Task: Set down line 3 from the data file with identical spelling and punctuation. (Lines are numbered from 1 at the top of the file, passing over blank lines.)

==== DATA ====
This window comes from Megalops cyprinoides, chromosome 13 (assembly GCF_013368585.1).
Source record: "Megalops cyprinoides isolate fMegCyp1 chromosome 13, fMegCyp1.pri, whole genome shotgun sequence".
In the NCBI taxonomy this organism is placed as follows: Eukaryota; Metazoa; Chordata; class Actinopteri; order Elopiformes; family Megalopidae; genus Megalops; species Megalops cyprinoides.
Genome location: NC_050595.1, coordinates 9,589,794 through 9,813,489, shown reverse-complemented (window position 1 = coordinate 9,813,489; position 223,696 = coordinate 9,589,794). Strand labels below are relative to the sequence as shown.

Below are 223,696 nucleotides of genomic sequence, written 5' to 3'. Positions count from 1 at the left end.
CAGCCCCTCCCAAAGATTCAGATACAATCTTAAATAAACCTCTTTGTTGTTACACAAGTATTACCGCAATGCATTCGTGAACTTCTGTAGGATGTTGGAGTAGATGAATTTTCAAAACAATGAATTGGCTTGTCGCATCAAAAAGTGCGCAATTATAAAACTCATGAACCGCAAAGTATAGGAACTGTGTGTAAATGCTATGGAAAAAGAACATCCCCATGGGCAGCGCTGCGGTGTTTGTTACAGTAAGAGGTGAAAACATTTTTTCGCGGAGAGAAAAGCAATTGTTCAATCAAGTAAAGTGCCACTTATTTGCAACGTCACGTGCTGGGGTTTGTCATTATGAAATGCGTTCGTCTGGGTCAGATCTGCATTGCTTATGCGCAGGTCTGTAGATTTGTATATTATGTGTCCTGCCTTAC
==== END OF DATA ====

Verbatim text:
In the NCBI taxonomy this organism is placed as follows: Eukaryota; Metazoa; Chordata; class Actinopteri; order Elopiformes; family Megalopidae; genus Megalops; species Megalops cyprinoides.